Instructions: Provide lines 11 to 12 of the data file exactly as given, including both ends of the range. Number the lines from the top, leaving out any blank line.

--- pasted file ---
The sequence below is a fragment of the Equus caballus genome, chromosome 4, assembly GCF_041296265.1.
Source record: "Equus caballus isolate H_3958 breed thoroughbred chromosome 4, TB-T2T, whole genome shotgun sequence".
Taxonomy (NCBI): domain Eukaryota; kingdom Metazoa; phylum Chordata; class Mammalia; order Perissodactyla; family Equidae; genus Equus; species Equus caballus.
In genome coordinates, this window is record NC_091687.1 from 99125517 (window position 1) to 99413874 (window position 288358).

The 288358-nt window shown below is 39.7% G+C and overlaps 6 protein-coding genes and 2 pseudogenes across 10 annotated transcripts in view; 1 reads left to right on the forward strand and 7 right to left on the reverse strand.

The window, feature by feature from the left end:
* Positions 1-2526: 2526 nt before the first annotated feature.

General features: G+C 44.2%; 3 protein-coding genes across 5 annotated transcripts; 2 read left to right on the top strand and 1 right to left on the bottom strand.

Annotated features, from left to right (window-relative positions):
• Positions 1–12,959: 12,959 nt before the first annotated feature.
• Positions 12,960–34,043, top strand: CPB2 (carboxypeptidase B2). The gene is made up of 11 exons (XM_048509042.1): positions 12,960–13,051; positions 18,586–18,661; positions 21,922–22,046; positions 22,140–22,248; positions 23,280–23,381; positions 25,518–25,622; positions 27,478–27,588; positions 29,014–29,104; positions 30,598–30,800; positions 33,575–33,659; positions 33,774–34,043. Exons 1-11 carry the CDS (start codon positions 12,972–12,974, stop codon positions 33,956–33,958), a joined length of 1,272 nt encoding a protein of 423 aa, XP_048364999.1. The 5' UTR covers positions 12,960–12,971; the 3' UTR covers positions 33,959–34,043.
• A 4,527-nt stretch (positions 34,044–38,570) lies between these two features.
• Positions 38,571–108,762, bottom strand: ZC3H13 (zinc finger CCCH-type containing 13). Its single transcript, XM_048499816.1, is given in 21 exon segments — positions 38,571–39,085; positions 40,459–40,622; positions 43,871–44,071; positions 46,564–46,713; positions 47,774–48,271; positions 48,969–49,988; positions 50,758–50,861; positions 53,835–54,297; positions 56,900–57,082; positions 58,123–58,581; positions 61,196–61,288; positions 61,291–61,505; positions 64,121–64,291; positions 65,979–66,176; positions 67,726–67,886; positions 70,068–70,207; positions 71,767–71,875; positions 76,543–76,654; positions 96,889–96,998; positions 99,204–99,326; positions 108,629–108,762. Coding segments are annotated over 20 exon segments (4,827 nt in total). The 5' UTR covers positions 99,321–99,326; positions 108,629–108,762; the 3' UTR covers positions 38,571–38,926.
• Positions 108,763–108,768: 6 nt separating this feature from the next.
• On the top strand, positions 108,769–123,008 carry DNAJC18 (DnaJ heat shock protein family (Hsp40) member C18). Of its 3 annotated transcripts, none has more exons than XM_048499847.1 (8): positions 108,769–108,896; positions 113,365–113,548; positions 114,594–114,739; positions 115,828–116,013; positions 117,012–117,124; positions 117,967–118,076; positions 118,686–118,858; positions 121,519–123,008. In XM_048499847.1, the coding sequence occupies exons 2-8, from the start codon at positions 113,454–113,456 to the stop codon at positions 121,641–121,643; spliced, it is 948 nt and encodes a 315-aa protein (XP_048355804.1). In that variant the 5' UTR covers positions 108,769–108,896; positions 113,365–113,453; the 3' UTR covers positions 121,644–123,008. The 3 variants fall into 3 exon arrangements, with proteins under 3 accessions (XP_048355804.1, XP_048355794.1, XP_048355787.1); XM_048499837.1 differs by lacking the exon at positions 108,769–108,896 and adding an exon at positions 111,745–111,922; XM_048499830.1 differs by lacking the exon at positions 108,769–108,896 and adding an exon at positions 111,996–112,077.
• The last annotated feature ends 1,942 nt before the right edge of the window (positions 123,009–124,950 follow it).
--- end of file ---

• Positions 12,960–34,043, top strand: CPB2 (carboxypeptidase B2). The gene is made up of 11 exons (XM_048509042.1): positions 12,960–13,051; positions 18,586–18,661; positions 21,922–22,046; positions 22,140–22,248; positions 23,280–23,381; positions 25,518–25,622; positions 27,478–27,588; positions 29,014–29,104; positions 30,598–30,800; positions 33,575–33,659; positions 33,774–34,043. Exons 1-11 carry the CDS (start codon positions 12,972–12,974, stop codon positions 33,956–33,958), a joined length of 1,272 nt encoding a protein of 423 aa, XP_048364999.1. The 5' UTR covers positions 12,960–12,971; the 3' UTR covers positions 33,959–34,043.
• A 4,527-nt stretch (positions 34,044–38,570) lies between these two features.